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The Powerful Trend That Explains Why We Love Back To The Future

“Roads? Where we’re going we don’t need roads.”

doc brownWho doesn’t remember that bold prediction and iconic line from Doc Brown in the 80s classic film trilogy Back To The Future? Today approximately half of us are disappointed that we don’t yet have flying cars, while the other half is thrilled that someone actually decided to build a hover board for real.

Today’s date is October 21, 2015 – the original date of the “future” from the movies. It’s all anyone seems to be able to talk about today, for good reason. The movie introduced plenty of groundbreaking ideas when it first came out – including 3D movies, video chatting, self tying shoes and of course the infamous hover board.

Given the popularity of the film, it is probably not surprising that marketers are clamoring to be a part of the day today with a range of quirky celebratory campaigns. Toyota, Pepsi, Universal Studios and Ford are all brands that have launched some kind of campaign to commemorate the 21st. Outside of all the fictional celebrations, some media properties are also reporting just how much of the technology that was featured in the film may actually be coming tantalizingly close to becoming reality …

Yet whether those predictions come true or not isn’t the most intriguing aspect of the Back To The Future craze. To me the bigger question is why exactly we seem to love it quite so much. Good stories always illicit emotions, but the best do it through memorable details. When people hear a story, they crave this detail. Any literature defining or analyzing storytelling in its many forms from film to poetry will all share the same insight … the details make an emotional difference.

timecircuitsOne lasting detail of Back To The Future in particular is precisely the reason we are celebrating it now … the date. By sharing a very specific moment in time as a core element of the story, it achieved a longevity that gave people a reason to come back and celebrate it. The date inspires our sense of nostalgia – as does the film itself with its moves forward and backward through time.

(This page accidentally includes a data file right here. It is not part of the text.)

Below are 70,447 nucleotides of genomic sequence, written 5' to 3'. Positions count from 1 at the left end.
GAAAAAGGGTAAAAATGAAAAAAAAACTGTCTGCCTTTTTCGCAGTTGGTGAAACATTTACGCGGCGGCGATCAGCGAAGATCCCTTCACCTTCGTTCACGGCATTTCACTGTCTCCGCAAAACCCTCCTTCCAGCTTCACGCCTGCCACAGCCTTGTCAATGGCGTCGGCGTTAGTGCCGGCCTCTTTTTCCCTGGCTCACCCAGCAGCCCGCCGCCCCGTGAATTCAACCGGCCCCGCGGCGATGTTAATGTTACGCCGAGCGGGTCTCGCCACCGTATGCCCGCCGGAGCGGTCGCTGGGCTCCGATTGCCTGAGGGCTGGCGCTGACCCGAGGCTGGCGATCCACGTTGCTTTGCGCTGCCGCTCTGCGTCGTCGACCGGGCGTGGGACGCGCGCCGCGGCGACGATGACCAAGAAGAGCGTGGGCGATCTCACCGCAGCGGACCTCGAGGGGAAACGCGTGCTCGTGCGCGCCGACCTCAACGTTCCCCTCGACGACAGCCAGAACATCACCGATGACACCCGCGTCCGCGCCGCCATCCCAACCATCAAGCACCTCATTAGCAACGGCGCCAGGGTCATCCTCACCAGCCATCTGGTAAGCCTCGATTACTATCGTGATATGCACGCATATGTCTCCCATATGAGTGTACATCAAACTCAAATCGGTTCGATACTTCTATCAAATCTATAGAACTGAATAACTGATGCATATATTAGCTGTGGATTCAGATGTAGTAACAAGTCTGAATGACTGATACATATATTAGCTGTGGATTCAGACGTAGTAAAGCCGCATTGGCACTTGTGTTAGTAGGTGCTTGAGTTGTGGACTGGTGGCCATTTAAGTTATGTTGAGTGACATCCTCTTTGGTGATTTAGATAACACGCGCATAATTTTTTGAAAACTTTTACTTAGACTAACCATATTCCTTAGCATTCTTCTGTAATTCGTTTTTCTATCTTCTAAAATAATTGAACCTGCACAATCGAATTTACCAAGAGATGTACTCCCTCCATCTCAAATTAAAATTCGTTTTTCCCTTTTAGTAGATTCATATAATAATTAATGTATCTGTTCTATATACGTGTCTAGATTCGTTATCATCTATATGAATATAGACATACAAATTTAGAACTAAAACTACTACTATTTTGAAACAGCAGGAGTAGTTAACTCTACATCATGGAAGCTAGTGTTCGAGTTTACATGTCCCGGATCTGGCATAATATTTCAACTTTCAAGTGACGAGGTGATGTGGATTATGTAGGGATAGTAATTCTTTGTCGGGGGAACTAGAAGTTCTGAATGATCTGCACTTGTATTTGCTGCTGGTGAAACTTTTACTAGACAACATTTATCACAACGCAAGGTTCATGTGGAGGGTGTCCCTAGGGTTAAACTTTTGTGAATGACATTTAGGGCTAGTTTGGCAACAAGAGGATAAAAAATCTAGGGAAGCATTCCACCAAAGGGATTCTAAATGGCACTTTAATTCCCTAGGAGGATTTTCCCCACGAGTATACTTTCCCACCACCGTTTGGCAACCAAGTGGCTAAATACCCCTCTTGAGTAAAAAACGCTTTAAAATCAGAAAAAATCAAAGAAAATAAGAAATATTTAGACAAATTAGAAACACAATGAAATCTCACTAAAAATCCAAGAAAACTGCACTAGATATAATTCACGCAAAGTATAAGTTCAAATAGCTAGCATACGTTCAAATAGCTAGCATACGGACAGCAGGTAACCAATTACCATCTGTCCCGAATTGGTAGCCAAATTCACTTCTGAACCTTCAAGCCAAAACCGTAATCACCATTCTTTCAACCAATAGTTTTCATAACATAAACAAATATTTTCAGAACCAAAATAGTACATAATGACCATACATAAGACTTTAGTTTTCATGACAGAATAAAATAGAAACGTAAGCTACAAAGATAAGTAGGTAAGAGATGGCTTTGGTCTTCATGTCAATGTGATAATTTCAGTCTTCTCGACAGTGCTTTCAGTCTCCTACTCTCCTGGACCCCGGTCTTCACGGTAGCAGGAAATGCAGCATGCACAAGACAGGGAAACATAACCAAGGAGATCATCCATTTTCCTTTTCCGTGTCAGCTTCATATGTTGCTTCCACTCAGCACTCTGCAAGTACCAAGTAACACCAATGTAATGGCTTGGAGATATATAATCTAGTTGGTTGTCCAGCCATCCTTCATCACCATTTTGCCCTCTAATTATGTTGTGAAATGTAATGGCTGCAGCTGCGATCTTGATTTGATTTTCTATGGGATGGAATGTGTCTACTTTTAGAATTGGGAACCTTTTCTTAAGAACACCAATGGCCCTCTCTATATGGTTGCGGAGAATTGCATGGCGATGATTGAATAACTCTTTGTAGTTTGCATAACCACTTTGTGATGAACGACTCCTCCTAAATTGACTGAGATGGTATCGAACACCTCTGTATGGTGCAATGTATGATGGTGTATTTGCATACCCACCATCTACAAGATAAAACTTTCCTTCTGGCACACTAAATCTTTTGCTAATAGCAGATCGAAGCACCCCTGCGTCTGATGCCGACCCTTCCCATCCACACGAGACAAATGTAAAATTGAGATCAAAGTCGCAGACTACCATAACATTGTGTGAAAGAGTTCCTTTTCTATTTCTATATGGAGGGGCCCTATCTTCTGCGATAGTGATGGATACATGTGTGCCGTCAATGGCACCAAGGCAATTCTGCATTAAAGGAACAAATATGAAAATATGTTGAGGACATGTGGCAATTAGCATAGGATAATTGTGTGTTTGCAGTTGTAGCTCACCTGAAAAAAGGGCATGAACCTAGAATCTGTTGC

Nostalgia comes from detail, and it can be a powerful thing.

Earlier this year, an insightful marketing article in Marketing Magazine featured a new UK based restaurant called the “Cereal Killer Cafe.” On the menu at the restaurant were all the breakfast cereals with milk that you once had as a kid. They were bringing them out of the home for the first time and letting people enjoy them out and on the go.  The restaurant was a huge hit.

1b4c_classic_console_usb_controllers_retro_nesVideo games also promise retro game access and reuse old controllers to work on the new systems with conversions. Old games of all sorts are enjoying a resurgence in gamers choosing to revisit and play them. Even Facebook is using nostalgia by introducing memories into users newsfeeds to remind them of past activities and moments shared years ago.

hipsterhamburglarUnfortunately all this focus on the past can go creepily wrong too, as we saw earlier this year with a range of fast food brands bringing back their old mascots with varying levels of success. In most cases, those new versions were reintroduced with changes that disconnected them from the originals – like the “Hipster Hamburgular.” What those brand missteps proved was that rehashing the past alone is not enough to invoke those positive feelings of nostalgia.

Instead, nostalgia works best where there is a truthfulness relative to the original story. The true power of nostalgia is that it lets us remember the emotions of something from the past without trying to reinvent or adapt it for the reality of the present. Nostalgia lets us smile at the often rumored attempts to create self tying laces while enjoying a quiet satisfaction in the reality that where we’re going, we do indeed still need roads.

At least for now.

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About Rohit

A keynote speaker on trends, innovation, marketing, storytelling and diversity.

Rohit Bhargava is on a mission to inspire more non-obvious thinking in the world. He is the #1 Wall Street Journal and USA Today bestselling author of eight books and is widely considered one of the most entertaining and original speakers on disruption, trends and marketing in the world.

Rohit has been invited to keynote events in 32 countries … and over the past year, given more than 100 virtual talks from his home studio. He previously spent 15 years as a marketing strategist at Ogilvy and Leo Burnett and also teaches marketing and storytelling as an adjunct professor at Georgetown University.

He loves the Olympics, actively hates cauliflower and is a proud dad of boys.

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